This year marks the 30th anniversary of the Report of the Secretary's Task Force on Black and Minority Health (also known as the Heckler Report), released in 1985 under the leadership of then U.S. Department of Health and Human Services (HHS) Secretary Margaret M. Heckler. The landmark report marked the first convening of a group of health experts by the U.S. government to conduct a comprehensive study of racial and ethnic minority health and elevated minority health onto a national stage.
The Heckler Report documented persistent health disparities that accounted for 60,000 excess deaths each year and synthesized ways to advance health equity. This marked the beginning of a new era in addressing minority health issues, beginning with the creation of the HHS Office of Minority Health in 1986 and leading up to the Affordable Care Act in 2010.
- Focused on six causes of death with large Black-White disparities:
- Data on "other minorities," including Hispanics:
- Very limited in the 1980s.
- Much more available today.
- The Heckler Report found that 6 causes of death accounted for more than 80% of mortality among Blacks and other minority groups compared with Whites. These include cancer; cardiovascular disease and stroke; chemical dependency (measured by deaths due to cirrhosis); diabetes; homicide and accidents (unintentional injuries); and infant mortality. Based on the findings, the report outlined recommendations in areas of urgent need, including health information and education; health services delivery and financing; health professions development; data development; and research agenda.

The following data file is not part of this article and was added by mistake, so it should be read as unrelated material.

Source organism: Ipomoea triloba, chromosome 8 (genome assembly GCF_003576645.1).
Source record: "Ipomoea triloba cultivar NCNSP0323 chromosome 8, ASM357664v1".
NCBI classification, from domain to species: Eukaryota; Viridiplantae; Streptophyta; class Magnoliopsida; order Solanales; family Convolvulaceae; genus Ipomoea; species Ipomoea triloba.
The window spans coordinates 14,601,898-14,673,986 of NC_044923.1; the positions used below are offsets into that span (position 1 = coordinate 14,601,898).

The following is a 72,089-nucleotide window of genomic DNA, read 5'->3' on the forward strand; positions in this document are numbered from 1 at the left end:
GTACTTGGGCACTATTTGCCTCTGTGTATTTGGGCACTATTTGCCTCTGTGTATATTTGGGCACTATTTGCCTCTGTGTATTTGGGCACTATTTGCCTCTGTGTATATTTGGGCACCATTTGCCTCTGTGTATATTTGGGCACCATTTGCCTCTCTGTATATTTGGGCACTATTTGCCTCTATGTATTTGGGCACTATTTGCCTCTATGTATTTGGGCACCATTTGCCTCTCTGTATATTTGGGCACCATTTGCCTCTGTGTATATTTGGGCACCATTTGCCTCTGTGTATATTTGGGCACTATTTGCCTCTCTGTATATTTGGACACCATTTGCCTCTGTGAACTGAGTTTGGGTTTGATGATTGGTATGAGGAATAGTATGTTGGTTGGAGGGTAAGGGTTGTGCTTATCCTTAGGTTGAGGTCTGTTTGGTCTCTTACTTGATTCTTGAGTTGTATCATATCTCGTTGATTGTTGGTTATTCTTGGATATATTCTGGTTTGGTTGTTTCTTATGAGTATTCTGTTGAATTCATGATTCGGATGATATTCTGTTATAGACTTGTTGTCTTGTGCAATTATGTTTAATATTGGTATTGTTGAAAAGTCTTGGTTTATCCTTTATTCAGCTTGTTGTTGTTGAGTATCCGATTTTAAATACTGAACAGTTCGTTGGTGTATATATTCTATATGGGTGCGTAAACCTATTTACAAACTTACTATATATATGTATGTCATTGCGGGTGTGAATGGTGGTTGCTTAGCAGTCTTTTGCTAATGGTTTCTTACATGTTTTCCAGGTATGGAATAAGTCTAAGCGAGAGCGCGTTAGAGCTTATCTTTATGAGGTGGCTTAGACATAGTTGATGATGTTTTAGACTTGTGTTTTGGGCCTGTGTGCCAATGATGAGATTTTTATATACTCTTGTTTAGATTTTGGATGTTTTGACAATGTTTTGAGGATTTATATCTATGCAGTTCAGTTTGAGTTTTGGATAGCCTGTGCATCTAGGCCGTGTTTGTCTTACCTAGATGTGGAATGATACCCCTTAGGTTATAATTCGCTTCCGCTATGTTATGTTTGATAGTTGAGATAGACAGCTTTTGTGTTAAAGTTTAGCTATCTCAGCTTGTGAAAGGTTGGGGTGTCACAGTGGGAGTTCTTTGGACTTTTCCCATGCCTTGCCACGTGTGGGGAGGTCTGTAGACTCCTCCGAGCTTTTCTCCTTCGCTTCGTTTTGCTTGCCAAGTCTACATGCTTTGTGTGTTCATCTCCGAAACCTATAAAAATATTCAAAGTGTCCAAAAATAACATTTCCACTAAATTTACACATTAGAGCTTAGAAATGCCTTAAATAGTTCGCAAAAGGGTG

- With the rapidly increasing diversity of the Nation and persistence of health disparities, the Heckler Report 30th anniversary serves as a call for all Americans to take action and accelerate efforts toward ending health disparities and achieving health equity in their community.
|Priority||Trends||Most Recent Disparity||Disparity Change|
|Care for Cancer||71% improving||29% worse||50% narrowing|
|Care for Cardiovascular Diseases||75% improving||33% worse||0% narrowing|
|Care for Substance Use Disorders||No improvement||No disparity||No change|
|Care for Diabetes||50% improving||56% worse||50% narrowing|
|Suicide Prevention and Mental Health Care||25% worsening||75% worse||0% narrowing|
|Infant Mortality and Maternity Care||43% improving||43% better||No change|
- Most measures of care for cancer and care for cardiovascular diseases were improving for Hispanics.
- About half of measures for diabetes care and maternity care were improving.
- No measures of care for substance use disorders were improving and mental health care seemed to be getting worse for Hispanics.
- Groups With Disparities:
- For many measures of care for mental health disorders, diabetes, cardiovascular diseases, and cancer, Hispanics received worse quality of care than non-Hispanic Whites. Hispanics tended to receive better quality of maternity care.
- Of measures for which Hispanics received worse quality of care than non-Hispanic Whites, narrowing of the gap was observed for several measures of cancer and diabetes care. No narrowing of disparities was observed among measures of cardiovascular and mental health care.
- Summary: Of priorities of the Heckler Report:
- Suicide prevention and mental health care for Hispanics is worsening, with many disparities and no reductions in disparities over time.
- Hispanics also experience many disparities in care for diabetes.
- Care for substance use disorders is poor for all ethnic groups.